Current efforts to improve the safety of fertilizers should not limit the importance for good fertilizer labels.
The United States spends billions every year in health care costs, but three senators, led by Sen. Richard Blumenthal, believe that improving nutritional labels on food products could help the country control its medical expenses.
“The cluttered, confusing labels on food packaging today contribute to obesity,” Senator Blumenthal told The New Haven Register. “One-third of all American children are obese. That is an epidemic that needs to be stopped.”
Blumenthal’s initiative is supported by Marlene Schwartz, director of the Yale Rudd Center for Food Policy and Obesity, which petitioned the U.S. Food and Drug Administration this week to strengthen its label regulations during a press conference.
Earlier this year, the FDA proposed updating serving size requirements, redesigning labels to make calories and serving sizes more prominent and requiring information about “added sugars,” according to the agency’s website. However, these changes are not enough to satisfy critics.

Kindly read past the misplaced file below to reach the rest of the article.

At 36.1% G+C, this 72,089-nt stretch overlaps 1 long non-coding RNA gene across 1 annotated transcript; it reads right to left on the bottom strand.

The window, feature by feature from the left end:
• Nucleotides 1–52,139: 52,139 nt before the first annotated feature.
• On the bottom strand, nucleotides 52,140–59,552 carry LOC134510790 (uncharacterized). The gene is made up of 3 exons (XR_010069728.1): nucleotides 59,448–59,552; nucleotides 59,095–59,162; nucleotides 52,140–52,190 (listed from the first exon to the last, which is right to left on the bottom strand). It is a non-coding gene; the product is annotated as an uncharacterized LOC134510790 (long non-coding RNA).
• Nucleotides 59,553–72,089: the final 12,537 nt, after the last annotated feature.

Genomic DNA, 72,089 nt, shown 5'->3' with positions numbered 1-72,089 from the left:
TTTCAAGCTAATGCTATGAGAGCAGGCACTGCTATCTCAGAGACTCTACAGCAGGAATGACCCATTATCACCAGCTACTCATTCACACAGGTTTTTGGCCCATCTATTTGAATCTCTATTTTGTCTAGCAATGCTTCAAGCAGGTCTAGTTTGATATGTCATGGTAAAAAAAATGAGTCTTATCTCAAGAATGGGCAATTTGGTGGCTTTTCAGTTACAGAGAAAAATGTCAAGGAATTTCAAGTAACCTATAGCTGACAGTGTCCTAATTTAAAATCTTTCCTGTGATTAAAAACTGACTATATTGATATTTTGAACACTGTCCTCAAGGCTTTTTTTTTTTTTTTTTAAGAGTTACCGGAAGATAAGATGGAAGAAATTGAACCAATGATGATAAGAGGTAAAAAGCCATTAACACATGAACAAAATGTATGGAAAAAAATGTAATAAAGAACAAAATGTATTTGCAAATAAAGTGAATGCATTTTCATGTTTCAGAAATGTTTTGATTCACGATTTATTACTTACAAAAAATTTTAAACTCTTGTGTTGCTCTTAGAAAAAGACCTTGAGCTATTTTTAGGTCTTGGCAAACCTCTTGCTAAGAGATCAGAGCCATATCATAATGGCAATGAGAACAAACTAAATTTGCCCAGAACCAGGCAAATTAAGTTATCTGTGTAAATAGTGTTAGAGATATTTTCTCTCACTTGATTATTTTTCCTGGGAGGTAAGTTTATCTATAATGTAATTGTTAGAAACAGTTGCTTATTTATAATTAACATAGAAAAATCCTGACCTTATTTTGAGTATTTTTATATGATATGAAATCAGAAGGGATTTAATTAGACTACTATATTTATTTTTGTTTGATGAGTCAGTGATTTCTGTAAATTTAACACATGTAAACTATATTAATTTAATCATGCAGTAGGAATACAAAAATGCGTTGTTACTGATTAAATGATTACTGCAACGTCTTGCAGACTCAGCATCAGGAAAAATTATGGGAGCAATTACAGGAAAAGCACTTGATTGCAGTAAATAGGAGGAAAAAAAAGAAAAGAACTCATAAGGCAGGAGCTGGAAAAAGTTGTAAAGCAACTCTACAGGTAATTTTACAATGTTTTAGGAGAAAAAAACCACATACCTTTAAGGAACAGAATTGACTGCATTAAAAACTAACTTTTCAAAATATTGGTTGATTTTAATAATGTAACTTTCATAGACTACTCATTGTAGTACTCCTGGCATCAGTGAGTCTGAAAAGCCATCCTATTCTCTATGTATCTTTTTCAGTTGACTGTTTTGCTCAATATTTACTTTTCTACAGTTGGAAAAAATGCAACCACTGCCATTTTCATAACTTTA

Some of Senator Blumenthal’s proposed changes include redesigning the label by grouping sugar products together and disclosing the amount of caffeine, artificial colors and sweeteners on the front of packages. He also asked the FDA to set definitions for the terms “whole wheat,” “natural,” “sweeteners” and “healthy,” according to the New Hampshire Register.
Blumenthal admits that its up to Americans to make their own dietary choices, but that they should also be provided with the appropriate information to make informed decisions.
As changes to labeling requirements change, manufacturers need to be able to react quickly in order to remain competitive and reduce waste. Investing in in-house label printing solutions not only severs dependence on a third party, but reduces cost and allows producers greater flexibility in their product packaging.